The UN's special representative for Kosovo, Michael Steiner, says he plans to set up a series of benchmarks to measure the province's gradual move toward substantial autonomy. Steiner told the UN Security Council that it is still too early to speak of the final status for Kosovo and he will focus instead on building a stable, economically self-sufficient entity. A top Serbian official later expressed alarm in the council at continuing security problems for Serbs in the province but said he would cooperate with Steiner.
United Nations, 25 April 2002 (RFE/RL) -- In his first address to the UN Security Council, the UN's administrator for Kosovo, Michael Steiner, said he is encouraged by the province's moves toward autonomy but that substantial reforms are still needed.
Steiner yesterday outlined what he called a "benchmarks process," which he said will make clear to Kosovo's leaders what sort of political, economic, and social reforms are expected of them.
The benchmarks include the enforcement of the rule of law, freedom of movement, respect for the right of all Kosovars to remain and return, and normalized dialogue with Belgrade. He also called for developing a basis for a market economy and clearing up the issue of property titles.
Steiner said these benchmarks are preconditions for creating a just society in Kosovo and will lead the way toward greater self-sufficiency for the Serbian province, which is dominated by an ethnic Albanian majority. "I offer this to you as an 'exit strategy' which is, in reality, an 'entry strategy' into the European integration process."
Steiner told the council it is still too soon to discuss the final status of Kosovo, despite the formation of a provisional government for the province and the ongoing transfer of authority from the United Nations administration to local institutions.
He said his administration will focus on improving living standards for Kosovars, which is something he said residents of the province have repeatedly stressed in meetings with him. "More than 50 percent of the population is under 23 years old. Young people. What do they want? They want jobs. They want reliable institutions and they want security. These are the issues which we need to address first."
Steiner, a former high-ranking German foreign policy adviser, later told reporters that the issue of Kosovo's final status resembles the debate over European Union expansion during the early 1990s. It was important for candidate countries to begin enacting tough reforms, he said, before a clear timetable on EU accession could be given.
The Security Council resolution establishing the UN mission in Kosovo calls for the mission to oversee the transfer of authority set in motion a political process to determine the province's future status.
Serbia's deputy prime minister in charge of Kosovo, Nebojsa Covic, told the council of his government's concern over the lack of safety for Serbs nearly three years after the UN took over administration of the province. More than 200,000 ethnic Serbs remain internally displaced elsewhere in Serbia and those living in Kosovo live mostly in ethnic enclaves.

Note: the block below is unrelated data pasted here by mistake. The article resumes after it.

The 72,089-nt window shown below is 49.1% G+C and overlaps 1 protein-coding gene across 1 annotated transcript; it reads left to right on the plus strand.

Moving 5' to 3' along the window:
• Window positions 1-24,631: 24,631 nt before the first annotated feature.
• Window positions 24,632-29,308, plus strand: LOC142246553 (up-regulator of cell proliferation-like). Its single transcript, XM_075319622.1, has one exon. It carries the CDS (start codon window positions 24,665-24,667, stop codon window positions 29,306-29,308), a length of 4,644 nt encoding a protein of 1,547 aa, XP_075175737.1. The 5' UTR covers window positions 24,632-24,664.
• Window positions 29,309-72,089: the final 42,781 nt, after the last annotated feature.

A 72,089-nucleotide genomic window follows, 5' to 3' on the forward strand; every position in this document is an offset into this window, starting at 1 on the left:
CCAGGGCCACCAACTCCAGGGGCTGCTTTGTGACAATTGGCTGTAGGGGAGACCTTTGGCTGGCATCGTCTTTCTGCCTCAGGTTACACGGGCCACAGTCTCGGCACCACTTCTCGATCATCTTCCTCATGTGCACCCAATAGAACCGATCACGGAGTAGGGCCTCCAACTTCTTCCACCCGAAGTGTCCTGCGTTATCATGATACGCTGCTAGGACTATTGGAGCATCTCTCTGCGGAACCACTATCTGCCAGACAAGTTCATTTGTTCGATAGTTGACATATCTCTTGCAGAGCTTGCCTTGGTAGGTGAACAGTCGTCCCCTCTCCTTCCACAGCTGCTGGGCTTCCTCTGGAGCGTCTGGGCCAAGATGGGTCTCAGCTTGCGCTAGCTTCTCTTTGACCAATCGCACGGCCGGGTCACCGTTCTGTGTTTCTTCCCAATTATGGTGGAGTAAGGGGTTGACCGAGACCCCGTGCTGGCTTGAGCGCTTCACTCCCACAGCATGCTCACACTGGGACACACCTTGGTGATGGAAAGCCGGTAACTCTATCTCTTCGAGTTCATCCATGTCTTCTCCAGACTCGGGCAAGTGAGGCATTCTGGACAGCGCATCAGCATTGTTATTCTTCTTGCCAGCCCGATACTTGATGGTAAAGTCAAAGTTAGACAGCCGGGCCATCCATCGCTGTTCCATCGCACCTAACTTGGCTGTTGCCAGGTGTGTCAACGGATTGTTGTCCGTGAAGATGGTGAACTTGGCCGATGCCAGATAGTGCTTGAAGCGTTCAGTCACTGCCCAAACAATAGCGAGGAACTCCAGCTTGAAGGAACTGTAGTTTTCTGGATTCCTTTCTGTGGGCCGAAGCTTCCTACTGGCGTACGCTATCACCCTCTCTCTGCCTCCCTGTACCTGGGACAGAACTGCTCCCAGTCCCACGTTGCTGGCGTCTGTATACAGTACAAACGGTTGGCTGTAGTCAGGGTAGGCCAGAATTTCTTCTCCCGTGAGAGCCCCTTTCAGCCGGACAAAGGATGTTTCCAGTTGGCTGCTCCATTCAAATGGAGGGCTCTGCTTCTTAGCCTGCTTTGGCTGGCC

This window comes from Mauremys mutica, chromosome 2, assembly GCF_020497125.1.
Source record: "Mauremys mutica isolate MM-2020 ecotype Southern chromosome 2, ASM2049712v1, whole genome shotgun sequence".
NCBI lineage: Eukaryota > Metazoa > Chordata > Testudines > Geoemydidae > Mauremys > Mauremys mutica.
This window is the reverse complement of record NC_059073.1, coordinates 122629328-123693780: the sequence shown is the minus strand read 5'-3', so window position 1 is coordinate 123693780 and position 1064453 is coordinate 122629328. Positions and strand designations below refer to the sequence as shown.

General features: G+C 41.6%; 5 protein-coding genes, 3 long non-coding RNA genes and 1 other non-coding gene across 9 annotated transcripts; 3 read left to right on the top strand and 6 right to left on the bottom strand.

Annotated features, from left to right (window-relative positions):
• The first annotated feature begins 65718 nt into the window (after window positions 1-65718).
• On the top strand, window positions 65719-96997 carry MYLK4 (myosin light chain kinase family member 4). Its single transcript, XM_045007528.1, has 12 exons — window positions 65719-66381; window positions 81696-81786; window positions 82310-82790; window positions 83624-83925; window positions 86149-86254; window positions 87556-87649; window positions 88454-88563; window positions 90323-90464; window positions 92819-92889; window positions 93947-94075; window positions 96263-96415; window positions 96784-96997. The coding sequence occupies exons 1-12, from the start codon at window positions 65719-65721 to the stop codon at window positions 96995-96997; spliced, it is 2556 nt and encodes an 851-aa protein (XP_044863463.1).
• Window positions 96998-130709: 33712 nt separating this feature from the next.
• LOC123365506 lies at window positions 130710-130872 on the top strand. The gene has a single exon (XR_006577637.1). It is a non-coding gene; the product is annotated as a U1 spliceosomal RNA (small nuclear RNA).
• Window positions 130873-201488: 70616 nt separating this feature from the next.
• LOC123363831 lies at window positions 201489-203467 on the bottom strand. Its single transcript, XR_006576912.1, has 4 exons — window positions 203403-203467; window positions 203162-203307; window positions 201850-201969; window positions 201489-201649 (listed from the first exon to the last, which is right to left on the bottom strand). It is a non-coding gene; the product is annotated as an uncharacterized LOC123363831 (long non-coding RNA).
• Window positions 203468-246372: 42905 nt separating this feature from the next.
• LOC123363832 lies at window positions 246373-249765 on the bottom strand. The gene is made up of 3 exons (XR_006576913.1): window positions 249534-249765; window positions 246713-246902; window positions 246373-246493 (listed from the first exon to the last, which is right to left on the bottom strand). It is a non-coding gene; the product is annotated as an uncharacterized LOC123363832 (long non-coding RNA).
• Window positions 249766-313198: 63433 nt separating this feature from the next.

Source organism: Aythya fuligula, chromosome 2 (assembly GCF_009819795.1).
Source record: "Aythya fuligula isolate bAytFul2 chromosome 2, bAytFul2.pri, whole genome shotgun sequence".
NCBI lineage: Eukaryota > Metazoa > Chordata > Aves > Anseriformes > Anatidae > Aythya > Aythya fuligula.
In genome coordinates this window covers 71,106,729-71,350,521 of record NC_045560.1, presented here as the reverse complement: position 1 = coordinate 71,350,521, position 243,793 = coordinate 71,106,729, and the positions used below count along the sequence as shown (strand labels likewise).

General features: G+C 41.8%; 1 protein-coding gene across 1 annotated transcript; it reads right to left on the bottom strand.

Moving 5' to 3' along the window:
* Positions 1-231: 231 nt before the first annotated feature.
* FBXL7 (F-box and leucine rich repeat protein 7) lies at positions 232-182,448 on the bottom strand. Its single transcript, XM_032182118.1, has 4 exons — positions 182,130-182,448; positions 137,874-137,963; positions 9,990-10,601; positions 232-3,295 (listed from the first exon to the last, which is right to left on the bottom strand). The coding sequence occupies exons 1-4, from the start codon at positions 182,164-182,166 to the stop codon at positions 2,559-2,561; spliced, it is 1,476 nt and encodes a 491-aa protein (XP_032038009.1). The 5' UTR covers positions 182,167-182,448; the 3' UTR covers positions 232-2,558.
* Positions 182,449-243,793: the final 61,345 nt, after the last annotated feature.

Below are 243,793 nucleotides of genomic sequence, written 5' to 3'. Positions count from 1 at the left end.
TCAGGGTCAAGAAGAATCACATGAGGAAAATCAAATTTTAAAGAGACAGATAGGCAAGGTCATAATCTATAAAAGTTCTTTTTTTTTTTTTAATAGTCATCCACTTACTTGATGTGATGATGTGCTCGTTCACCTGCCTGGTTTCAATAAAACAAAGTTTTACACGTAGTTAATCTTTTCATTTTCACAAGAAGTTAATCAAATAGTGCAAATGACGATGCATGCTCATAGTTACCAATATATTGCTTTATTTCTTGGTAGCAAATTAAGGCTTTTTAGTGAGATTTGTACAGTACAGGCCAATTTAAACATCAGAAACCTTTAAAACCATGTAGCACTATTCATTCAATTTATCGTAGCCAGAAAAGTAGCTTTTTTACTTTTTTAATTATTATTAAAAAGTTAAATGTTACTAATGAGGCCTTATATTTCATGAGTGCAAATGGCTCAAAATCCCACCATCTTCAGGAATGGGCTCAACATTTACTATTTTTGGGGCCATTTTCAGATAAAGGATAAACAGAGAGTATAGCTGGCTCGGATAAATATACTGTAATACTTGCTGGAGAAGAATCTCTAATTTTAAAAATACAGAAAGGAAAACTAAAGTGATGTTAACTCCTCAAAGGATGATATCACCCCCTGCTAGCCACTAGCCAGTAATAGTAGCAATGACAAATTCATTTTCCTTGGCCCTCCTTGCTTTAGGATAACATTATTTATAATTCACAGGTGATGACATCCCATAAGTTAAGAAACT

Covic listed a range of issues that need to be addressed in dialogue between Kosovo's ethnic Albanian leaders and Belgrade. In addition to the return of displaced Serbs, he cited the need to secure freedom of movement, solve the issue of missing and kidnapped persons, and fight organized crime.
Talking to reporters after the council session, Covic said the issue of final status can only be addressed after life in Kosovo has returned to normal for all ethnic groups. "The independence of Kosovo is not a done deal. We still need a great deal of negotiation and a dialogue for solving our problems in the region. And it is not good that anybody should be nervous when hearing different opinions. That shows a lack of patience, energy, or democratic principles."
Steiner paid particular attention to law enforcement in his comments yesterday. He said he recently signed legislation that allows his administration to take effective measures against corruption.
He said the international police force in Kosovo, in cooperation with NATO-led forces in the province, has taken steps to move against organized crime networks. But he added that authorities were prepared for what he called a "criminal backlash."
Steiner told reporters his administration was also preparing for indictments to be handed down soon against Kosovars by the International Criminal Tribunal for the former Yugoslavia, based in The Hague.
"If there is an indictment of whomever, and whatever the indictment is for -- whether it's a [Kosovo Liberation Army] member or not -- in Kosovo, if we have an indictment, we will arrest this person. That's our role. We are duty bound to do that and we will do that."
Steiner said that international political, technical, and financial support is crucial to build on the gains made so far in fighting crime and creating institutions. Steiner expressed concern about UN plans to reduce the Kosovo peacekeeping budget. He invited council members to visit Kosovo to see the transformation under way and what remains to be done.
A report from the UN Secretary-General's Office, released yesterday, said a premature disengagement of the international community in Kosovo could lead to a power vacuum and instability that could be filled by extremists.